Gardeners of mind
Published 12:00 am Saturday, June 15, 2002
Some of my favorite people are teachers.
I really appreciate those generous and caring souls that work through busy class days, day after day for nine months of the year in our schools. They keep planting seeds of knowledge, creativity and wisdom, hoping those seeds will eventually take root and blossom.
My high school biology teacher, June Odom Stinson, is one of our local retirees this year. (June, you can't possibly be old enough to retire…)
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Once upon a time Miss Odom helped one basically unscientific klutz grasp the mysteries of science much better than she ever would have otherwise. She made it interesting…even fun. (She also had this marvelous trick of spinning her lower arm 360 degrees at her elbowamazing!
Speaking of amazing, Mrs. Bobbie Jean Cumbie put in an impressive 39 years in classrooms all over Butler County before her retirement this year. What a positive influence she was, and is, on her many, many children' and her fellow teachers. Miss' Bobbie Jean has plenty of knowledge and know-how, but more importantly, she's never lost her enthusiasm or compassion for those in her classroom.
Then there was my dear piano teacher, the late, great Mrs. Chambliss. How I must have tried that kind lady's patience. Oh, I was talented enough, just dreadfully lazy about practicing.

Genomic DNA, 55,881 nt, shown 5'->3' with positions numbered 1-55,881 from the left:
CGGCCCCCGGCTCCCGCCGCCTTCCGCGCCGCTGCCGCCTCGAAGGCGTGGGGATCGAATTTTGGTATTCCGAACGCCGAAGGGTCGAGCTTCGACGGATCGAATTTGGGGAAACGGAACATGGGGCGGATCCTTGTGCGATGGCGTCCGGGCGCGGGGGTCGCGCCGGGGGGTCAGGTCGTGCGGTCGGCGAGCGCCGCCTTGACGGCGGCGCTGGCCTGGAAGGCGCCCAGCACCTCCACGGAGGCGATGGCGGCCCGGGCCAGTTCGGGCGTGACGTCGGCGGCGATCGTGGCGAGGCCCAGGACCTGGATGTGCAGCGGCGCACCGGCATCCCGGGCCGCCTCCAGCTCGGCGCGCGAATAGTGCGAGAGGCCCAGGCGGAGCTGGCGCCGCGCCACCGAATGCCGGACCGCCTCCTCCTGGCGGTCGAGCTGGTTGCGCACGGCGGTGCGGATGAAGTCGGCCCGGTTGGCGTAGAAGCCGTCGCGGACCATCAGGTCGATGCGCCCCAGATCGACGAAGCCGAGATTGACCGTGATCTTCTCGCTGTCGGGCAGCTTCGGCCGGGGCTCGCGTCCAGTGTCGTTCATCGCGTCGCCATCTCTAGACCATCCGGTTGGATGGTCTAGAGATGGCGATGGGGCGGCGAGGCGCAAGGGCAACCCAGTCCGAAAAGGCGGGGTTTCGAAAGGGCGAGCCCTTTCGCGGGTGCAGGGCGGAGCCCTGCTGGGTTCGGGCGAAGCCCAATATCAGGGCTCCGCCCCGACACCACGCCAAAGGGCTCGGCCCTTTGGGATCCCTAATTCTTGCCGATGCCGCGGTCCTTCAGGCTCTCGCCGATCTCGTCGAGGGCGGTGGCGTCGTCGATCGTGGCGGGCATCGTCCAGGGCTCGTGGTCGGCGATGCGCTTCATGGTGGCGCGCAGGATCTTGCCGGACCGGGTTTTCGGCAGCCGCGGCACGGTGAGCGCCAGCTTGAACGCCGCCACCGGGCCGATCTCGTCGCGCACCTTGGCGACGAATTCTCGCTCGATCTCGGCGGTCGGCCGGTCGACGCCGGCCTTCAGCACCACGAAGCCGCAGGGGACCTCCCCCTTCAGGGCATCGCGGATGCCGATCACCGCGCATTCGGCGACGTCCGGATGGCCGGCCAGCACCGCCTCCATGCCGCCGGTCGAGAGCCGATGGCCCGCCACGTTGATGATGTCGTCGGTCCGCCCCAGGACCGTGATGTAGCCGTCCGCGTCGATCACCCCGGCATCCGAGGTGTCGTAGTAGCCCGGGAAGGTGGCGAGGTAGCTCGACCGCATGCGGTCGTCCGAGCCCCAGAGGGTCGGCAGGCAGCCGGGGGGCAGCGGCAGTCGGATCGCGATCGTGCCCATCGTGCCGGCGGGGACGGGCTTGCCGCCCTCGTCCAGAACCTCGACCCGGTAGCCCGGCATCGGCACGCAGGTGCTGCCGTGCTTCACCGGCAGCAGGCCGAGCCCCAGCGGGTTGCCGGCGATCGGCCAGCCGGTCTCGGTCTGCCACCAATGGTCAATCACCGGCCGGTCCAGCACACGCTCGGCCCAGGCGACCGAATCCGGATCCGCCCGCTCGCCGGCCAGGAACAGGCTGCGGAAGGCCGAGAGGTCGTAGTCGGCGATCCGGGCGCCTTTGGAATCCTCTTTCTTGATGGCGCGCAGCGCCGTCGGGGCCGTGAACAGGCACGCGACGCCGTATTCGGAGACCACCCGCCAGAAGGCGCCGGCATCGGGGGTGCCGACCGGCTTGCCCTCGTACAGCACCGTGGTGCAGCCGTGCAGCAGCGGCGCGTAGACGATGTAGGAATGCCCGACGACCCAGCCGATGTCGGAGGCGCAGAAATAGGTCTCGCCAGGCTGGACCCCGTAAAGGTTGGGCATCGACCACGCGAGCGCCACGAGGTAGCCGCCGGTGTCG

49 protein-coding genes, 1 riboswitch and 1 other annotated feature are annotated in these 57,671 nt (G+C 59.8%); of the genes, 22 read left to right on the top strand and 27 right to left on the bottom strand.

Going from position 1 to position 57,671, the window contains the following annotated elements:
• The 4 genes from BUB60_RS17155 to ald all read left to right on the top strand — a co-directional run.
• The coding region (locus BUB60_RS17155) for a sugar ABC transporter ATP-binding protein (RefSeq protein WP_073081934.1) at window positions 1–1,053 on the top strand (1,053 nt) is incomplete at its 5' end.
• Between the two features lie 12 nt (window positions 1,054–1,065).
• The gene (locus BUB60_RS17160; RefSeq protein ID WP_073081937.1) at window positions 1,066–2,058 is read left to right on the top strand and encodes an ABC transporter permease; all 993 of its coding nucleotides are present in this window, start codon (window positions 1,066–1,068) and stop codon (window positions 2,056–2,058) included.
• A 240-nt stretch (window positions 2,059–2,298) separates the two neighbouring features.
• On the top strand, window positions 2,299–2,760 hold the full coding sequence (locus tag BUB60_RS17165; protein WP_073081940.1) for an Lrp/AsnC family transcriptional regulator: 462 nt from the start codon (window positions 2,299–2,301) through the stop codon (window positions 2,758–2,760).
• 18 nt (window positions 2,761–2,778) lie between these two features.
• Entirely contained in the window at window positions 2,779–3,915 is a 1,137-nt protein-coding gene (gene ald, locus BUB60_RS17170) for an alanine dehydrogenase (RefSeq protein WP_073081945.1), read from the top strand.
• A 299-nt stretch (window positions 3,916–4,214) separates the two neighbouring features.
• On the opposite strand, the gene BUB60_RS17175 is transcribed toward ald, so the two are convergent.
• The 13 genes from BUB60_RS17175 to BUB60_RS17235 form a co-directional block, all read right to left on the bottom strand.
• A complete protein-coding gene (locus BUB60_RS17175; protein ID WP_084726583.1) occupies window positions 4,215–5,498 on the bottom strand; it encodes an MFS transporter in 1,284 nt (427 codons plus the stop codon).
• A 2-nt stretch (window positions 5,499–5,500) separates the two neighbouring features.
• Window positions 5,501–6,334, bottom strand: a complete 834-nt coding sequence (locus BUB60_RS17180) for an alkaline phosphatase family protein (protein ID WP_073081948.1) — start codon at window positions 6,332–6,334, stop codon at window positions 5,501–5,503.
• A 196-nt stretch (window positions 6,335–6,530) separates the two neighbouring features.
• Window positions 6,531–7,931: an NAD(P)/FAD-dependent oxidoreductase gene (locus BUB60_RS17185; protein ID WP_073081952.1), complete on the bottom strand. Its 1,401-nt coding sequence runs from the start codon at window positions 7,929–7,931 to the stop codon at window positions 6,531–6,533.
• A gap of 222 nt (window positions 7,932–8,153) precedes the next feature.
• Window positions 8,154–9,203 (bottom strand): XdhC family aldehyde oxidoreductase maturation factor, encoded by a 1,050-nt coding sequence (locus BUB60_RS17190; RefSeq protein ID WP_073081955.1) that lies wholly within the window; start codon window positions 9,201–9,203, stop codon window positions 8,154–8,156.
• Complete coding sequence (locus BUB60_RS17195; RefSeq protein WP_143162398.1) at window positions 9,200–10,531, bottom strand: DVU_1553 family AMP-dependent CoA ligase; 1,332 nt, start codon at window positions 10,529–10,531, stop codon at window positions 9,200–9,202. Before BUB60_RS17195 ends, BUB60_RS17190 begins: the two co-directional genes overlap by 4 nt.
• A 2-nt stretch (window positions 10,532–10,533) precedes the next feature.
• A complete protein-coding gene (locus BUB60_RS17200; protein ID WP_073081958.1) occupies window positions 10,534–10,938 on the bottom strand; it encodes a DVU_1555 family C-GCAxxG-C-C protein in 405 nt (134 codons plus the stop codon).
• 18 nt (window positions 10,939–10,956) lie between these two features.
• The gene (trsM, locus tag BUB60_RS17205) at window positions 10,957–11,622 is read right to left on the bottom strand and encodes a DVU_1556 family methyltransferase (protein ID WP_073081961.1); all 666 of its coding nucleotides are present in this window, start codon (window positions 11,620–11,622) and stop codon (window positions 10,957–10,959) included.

After three and a half years, we mutually agreed I should give up the lessons. Mrs. Chambliss' efforts were not all in vain. I learned how to read and better appreciate music from my visits to that little house on College Street. That's a lesson to cherish.
Sometimes teachers wonder if they are making a difference. The answer is YES.
FDA grad Jami Barlow, currently a student at Huntingdon, just completed a tough French III course. She's thinking about minoring in the subject. "My French teacher at college told me, I don't know who your high school French teacher was, but he/she did a great job,'" Jami says.
One of her high school classmates, Susanna Coleman, is studying this summer in France.
"I'm still working on my novel about the French RevolutionI've had three college instructors in French…but the two years I spent with you got me where I am today," Jami remarks.
That high school French teacher, who so often despaired through her days with these gals, was indeed moi.'
Many thanks go to MY foreign language instructors, Dr. Sherry of TSU, and Madame Skelton and Senora Hartley of GHS, who all taught me to love the beauty and romance of language.
So keep fighting the good fight, all of you gardeners of the mind and spirit. If you plant, some seeds will grow.